As compared to the 1950s, banking in Florida and around the country has a substantially different focus today. In the 1950s, commercial banks had more commercial and industrial loans in their portfolios than real estate loans. Today, the balance has reversed with commercial banks having substantially more real estate loans rather than commercial and industrial loans in their portfolios.
In the 1950s, commercial and industrial loans comprised 40 percent of bank loans while real estate loans made up 25 percent of the portfolios. Banking started changing in the 1980s with the number of commercial and industrial loans falling while real estate loans increased. Today, commercial and industrial loans make up around 20 percent of bank loans, and real estate loans make up about half. During the housing bubble in 2007, real estate loans peaked at 60 percent of the loans held by banks.
Commercial real estate loans carry significant risks for banks because of the potential for defaults. This is especially true when prices that are high begin tumbling. Currently, real estate prices are high, but it is unclear when and if they will fall. Because of the risks associated with real estate loans, the National Banking Act of 1864 forbade banks from issuing real estate loans. That was relaxed in 1913 with the passage of the Federal Reserve Act and further loosened in 1927 with the passage of the McFadden Act just before the Great Depression.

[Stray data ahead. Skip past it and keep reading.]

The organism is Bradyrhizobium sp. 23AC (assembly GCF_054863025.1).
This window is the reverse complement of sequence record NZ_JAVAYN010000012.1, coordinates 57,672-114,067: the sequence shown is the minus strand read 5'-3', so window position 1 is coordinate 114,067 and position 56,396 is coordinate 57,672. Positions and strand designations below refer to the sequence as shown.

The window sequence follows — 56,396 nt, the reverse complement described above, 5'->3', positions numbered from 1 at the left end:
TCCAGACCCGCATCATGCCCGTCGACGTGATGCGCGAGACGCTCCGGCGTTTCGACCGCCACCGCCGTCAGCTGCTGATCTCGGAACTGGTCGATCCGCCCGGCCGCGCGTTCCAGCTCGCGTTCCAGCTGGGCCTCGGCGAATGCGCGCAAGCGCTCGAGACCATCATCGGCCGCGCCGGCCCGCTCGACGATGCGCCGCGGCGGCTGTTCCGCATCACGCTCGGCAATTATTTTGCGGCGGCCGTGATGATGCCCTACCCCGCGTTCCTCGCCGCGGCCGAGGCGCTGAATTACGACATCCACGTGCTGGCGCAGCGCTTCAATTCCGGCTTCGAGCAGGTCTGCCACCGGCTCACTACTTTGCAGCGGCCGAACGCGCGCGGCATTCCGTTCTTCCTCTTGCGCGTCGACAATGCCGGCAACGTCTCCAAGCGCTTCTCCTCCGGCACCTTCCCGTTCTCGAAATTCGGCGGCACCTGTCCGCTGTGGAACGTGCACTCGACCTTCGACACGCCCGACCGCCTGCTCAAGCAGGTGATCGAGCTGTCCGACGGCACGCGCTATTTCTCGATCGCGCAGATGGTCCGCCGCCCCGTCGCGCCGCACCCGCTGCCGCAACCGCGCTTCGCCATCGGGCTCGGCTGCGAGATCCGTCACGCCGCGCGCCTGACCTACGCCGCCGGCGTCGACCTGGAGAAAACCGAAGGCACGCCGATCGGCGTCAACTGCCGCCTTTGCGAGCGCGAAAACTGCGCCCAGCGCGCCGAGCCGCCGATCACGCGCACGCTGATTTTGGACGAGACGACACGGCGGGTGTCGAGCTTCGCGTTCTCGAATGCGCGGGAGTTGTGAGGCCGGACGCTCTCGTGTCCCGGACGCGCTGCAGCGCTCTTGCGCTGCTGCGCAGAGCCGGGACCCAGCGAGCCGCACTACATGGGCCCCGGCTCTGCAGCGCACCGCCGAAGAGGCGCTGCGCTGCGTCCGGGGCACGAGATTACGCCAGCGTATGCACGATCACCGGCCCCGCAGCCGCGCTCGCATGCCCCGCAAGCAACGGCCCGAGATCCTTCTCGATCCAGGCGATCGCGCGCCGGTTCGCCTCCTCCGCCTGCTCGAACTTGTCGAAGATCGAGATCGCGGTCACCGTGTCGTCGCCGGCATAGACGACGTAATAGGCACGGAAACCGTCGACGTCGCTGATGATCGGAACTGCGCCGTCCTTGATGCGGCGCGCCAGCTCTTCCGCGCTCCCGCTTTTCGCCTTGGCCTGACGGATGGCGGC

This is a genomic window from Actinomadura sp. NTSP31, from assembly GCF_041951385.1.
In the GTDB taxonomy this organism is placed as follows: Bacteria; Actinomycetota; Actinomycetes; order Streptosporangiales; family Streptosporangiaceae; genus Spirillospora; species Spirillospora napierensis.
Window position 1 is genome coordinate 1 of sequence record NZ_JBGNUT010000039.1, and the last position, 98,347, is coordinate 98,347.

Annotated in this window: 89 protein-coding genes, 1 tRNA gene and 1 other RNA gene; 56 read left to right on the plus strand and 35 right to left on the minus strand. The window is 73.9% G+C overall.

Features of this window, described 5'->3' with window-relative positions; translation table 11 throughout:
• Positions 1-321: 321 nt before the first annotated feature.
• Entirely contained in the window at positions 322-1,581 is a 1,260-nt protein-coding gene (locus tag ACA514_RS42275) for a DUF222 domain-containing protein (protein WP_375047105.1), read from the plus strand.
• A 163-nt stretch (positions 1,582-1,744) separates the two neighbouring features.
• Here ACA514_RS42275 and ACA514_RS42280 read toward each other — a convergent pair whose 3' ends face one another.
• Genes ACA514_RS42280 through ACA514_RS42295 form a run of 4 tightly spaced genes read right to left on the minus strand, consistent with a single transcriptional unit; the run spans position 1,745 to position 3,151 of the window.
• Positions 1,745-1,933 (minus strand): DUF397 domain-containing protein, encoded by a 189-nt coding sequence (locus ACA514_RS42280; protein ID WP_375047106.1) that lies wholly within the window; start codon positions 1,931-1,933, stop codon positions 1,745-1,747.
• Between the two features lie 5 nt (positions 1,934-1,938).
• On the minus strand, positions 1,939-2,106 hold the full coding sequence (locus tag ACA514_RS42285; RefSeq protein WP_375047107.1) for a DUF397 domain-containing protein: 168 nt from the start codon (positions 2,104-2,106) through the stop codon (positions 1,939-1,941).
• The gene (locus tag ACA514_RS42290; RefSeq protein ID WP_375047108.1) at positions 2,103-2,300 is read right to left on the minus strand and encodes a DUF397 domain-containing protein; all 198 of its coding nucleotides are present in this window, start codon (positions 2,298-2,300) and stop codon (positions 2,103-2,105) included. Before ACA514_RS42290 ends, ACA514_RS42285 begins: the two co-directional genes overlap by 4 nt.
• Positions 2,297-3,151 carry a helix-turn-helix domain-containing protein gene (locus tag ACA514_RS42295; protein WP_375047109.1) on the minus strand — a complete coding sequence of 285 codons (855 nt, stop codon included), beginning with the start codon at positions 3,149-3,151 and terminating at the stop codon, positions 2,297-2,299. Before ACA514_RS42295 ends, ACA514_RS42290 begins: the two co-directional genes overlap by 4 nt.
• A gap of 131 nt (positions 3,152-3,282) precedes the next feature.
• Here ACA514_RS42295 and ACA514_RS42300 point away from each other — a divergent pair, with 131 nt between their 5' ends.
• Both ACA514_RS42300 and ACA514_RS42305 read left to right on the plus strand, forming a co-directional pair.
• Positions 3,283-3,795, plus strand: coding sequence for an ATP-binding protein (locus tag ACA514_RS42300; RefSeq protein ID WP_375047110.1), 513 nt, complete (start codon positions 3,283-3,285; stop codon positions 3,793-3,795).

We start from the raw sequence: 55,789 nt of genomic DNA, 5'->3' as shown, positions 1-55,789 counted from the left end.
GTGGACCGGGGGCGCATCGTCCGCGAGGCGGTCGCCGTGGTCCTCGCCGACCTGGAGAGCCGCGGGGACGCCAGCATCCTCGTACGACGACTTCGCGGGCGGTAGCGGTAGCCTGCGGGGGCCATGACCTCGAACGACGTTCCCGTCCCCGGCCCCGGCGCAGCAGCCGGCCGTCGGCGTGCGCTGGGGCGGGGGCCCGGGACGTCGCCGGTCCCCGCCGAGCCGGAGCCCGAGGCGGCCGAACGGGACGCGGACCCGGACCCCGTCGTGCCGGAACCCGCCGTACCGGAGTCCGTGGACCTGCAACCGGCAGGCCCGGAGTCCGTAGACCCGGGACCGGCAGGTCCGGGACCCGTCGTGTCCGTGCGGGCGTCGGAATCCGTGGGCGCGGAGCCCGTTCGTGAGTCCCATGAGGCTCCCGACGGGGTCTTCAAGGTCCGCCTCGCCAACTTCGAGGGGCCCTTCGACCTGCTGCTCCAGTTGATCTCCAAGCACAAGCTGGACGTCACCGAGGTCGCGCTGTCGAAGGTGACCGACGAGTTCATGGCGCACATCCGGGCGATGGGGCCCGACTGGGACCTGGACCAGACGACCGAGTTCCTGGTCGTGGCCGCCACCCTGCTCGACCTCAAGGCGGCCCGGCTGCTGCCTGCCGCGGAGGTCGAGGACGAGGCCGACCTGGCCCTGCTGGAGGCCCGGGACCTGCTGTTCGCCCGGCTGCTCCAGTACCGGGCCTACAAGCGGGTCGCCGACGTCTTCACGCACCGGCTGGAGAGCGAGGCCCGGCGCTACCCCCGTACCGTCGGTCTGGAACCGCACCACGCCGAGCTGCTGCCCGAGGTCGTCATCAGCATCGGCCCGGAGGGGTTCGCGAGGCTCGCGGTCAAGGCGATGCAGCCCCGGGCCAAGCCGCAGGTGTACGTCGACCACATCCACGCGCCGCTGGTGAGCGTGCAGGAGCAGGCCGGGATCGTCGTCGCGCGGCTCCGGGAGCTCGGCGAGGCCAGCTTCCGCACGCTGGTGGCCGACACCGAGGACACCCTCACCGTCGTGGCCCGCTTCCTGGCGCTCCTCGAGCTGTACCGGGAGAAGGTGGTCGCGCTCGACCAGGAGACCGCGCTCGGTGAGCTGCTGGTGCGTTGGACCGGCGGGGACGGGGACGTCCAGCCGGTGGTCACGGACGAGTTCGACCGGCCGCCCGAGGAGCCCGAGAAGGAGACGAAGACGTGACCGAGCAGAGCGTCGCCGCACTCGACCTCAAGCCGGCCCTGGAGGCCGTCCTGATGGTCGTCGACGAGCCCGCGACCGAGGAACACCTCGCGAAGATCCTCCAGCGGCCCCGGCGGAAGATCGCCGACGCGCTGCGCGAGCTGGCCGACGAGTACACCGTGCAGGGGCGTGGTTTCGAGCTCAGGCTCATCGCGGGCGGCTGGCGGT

When banks have high percentages of real estate loans on their balance sheets, regulators tend to scrutinize them more closely. This may make it more difficult for developers to obtain funding for commercial properties. Many commercial real estate owners may have loans that will mature in the next few years, and they may have trouble obtaining financing from traditional banks. A real estate attorney may help clients identify alternative funding sources if necessary.